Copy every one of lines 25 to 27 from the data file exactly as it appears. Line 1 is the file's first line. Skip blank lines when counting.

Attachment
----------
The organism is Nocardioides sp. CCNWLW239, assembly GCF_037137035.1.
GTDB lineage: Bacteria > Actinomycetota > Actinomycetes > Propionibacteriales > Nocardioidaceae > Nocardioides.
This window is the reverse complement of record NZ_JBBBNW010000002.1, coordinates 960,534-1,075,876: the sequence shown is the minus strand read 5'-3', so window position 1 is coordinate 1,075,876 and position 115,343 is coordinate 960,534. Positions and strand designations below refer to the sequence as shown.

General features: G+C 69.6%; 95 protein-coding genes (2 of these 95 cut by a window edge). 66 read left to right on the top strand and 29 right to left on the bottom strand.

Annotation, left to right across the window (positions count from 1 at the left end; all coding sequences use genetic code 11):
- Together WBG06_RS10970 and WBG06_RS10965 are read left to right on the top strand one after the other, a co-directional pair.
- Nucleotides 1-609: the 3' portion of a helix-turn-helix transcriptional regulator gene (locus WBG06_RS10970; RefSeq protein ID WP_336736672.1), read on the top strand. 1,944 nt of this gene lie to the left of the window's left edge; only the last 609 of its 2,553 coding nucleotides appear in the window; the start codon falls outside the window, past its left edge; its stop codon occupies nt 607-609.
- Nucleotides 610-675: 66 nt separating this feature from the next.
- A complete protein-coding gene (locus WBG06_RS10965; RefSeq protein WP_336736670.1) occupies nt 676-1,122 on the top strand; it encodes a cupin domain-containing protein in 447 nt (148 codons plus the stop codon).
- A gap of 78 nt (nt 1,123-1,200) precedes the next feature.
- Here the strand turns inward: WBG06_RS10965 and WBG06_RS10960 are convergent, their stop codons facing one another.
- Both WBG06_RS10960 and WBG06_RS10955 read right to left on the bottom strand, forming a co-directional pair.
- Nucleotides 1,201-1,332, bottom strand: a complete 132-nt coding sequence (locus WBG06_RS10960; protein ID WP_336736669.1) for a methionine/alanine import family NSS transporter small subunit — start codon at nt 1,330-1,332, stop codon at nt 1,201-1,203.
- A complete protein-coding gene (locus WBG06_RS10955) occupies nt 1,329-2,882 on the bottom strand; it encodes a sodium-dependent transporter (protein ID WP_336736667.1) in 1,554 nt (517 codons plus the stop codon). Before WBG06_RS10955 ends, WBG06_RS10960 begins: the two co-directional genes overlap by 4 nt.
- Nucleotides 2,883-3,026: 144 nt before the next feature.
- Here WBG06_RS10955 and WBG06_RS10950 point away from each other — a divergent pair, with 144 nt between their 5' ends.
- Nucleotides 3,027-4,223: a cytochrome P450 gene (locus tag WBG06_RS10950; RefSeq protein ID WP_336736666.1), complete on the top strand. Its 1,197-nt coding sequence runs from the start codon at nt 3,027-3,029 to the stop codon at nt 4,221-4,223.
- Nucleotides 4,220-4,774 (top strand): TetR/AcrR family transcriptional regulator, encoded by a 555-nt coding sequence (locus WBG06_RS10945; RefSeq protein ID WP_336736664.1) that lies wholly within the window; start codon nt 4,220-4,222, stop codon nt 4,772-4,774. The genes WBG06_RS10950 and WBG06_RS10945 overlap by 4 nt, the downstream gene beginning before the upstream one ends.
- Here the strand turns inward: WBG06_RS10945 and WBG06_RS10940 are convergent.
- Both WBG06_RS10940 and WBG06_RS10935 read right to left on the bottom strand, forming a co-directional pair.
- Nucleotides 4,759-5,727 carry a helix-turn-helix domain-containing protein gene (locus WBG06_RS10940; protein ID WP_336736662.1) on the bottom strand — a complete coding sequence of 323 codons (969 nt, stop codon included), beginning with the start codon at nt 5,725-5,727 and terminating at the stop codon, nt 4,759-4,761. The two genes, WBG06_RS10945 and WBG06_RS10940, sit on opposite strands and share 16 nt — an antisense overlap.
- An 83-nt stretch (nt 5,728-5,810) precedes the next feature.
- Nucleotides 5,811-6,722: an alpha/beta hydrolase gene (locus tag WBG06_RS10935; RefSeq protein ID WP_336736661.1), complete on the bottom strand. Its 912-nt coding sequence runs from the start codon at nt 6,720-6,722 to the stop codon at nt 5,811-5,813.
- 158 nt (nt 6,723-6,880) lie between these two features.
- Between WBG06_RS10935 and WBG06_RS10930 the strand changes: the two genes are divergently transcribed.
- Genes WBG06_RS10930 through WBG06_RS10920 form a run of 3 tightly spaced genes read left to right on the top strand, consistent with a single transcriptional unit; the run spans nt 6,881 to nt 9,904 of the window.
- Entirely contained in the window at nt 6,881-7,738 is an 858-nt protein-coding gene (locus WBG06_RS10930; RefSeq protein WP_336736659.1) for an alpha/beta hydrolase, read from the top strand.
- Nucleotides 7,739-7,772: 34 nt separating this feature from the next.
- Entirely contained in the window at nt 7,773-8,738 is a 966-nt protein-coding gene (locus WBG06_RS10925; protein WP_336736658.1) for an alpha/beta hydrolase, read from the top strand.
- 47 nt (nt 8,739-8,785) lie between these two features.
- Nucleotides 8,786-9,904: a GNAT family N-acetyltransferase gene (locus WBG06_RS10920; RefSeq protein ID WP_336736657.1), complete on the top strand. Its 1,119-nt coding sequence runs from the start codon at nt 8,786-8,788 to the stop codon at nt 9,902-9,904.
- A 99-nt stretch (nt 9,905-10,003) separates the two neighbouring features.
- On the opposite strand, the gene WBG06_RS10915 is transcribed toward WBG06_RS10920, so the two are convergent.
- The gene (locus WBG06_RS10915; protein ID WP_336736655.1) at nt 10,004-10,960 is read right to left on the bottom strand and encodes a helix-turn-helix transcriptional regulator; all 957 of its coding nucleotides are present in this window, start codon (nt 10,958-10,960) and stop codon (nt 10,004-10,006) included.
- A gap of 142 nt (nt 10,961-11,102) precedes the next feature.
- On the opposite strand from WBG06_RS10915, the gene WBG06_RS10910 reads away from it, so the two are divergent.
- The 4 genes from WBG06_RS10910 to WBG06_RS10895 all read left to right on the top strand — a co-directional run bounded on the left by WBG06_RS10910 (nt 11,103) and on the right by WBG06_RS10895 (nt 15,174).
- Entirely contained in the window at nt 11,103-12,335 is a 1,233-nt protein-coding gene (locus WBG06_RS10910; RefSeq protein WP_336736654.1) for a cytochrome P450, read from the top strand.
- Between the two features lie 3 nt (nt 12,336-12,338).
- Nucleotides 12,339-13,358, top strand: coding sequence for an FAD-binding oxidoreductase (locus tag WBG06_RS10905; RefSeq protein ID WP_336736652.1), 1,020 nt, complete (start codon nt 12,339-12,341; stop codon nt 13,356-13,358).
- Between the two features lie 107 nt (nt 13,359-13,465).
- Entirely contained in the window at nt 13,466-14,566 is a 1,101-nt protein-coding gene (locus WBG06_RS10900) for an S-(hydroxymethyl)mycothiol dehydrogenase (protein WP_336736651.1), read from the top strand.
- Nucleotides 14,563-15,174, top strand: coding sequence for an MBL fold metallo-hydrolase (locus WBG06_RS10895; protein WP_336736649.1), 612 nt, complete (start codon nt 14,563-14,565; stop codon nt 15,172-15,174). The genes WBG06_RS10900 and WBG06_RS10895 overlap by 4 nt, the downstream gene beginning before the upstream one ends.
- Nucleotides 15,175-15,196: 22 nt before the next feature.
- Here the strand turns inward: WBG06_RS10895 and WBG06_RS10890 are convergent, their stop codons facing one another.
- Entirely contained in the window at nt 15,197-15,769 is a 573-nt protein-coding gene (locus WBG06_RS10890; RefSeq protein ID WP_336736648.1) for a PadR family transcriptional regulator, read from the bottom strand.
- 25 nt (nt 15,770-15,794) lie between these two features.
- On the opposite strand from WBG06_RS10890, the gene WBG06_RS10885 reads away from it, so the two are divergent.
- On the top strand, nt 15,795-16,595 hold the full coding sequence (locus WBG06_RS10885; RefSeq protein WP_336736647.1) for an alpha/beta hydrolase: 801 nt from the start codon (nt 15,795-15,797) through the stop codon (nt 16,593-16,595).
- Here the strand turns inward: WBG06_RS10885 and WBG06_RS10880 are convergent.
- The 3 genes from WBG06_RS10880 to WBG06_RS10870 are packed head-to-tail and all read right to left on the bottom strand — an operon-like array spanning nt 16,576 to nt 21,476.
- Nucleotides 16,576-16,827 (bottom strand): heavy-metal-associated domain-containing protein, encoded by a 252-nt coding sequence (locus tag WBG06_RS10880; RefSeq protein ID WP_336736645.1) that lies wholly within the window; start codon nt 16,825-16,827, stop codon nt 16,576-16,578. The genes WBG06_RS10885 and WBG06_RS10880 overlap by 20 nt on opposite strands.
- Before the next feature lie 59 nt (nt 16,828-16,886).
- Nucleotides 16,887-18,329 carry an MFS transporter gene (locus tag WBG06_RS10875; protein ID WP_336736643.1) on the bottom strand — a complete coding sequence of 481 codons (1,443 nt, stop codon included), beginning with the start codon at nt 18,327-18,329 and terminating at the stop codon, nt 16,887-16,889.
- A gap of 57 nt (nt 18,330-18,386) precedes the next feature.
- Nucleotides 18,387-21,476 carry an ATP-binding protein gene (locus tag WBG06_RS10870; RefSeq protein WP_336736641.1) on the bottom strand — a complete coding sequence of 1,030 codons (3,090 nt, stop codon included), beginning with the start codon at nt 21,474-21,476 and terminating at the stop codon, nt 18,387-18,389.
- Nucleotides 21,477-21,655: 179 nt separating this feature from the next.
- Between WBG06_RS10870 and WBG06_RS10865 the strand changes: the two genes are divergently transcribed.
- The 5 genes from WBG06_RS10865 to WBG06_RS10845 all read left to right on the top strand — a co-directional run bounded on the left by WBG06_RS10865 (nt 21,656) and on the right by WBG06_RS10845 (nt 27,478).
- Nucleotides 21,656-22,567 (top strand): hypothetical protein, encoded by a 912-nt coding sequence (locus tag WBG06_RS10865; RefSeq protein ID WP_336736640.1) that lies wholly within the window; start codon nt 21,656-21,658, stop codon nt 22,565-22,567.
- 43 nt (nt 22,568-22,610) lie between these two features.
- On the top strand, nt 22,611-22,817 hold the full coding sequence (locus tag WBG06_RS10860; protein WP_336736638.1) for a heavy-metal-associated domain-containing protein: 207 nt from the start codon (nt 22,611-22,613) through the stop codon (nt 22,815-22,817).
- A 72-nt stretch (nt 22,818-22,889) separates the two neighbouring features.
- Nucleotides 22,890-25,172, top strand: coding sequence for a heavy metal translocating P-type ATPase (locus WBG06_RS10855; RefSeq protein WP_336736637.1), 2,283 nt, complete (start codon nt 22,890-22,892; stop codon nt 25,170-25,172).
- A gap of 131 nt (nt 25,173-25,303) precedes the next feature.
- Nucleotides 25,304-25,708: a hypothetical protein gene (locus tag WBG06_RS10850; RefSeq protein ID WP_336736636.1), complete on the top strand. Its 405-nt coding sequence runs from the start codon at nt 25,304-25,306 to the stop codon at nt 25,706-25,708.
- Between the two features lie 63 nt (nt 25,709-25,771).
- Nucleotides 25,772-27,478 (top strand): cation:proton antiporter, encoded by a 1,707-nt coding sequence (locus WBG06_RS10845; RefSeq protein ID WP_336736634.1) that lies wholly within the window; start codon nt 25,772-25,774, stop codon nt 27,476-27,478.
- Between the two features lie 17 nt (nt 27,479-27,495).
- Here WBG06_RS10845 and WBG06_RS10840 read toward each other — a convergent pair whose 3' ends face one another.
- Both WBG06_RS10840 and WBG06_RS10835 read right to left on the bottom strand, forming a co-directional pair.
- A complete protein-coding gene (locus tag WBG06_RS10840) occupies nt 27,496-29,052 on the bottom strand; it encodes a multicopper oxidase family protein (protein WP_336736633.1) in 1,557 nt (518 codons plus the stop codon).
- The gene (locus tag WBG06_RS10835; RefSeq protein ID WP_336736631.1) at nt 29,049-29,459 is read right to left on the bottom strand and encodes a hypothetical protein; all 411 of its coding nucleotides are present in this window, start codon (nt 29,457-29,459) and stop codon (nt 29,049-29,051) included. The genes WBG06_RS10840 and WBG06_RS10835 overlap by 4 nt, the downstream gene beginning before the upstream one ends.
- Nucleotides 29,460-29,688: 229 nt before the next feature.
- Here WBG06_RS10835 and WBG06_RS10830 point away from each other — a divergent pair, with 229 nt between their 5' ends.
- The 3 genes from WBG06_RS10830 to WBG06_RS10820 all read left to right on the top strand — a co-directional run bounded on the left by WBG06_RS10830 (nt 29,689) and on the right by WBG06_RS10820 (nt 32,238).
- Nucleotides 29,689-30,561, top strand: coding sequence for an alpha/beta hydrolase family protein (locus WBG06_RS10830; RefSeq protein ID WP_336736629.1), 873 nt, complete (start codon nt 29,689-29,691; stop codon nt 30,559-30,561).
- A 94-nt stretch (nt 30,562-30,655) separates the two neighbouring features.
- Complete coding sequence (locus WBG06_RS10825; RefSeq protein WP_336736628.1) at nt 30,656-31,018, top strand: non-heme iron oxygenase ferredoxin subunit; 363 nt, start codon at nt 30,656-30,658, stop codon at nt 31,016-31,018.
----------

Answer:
- Between WBG06_RS10935 and WBG06_RS10930 the strand changes: the two genes are divergently transcribed.
- Genes WBG06_RS10930 through WBG06_RS10920 form a run of 3 tightly spaced genes read left to right on the top strand, consistent with a single transcriptional unit; the run spans nt 6,881 to nt 9,904 of the window.
- Entirely contained in the window at nt 6,881-7,738 is an 858-nt protein-coding gene (locus WBG06_RS10930; RefSeq protein WP_336736659.1) for an alpha/beta hydrolase, read from the top strand.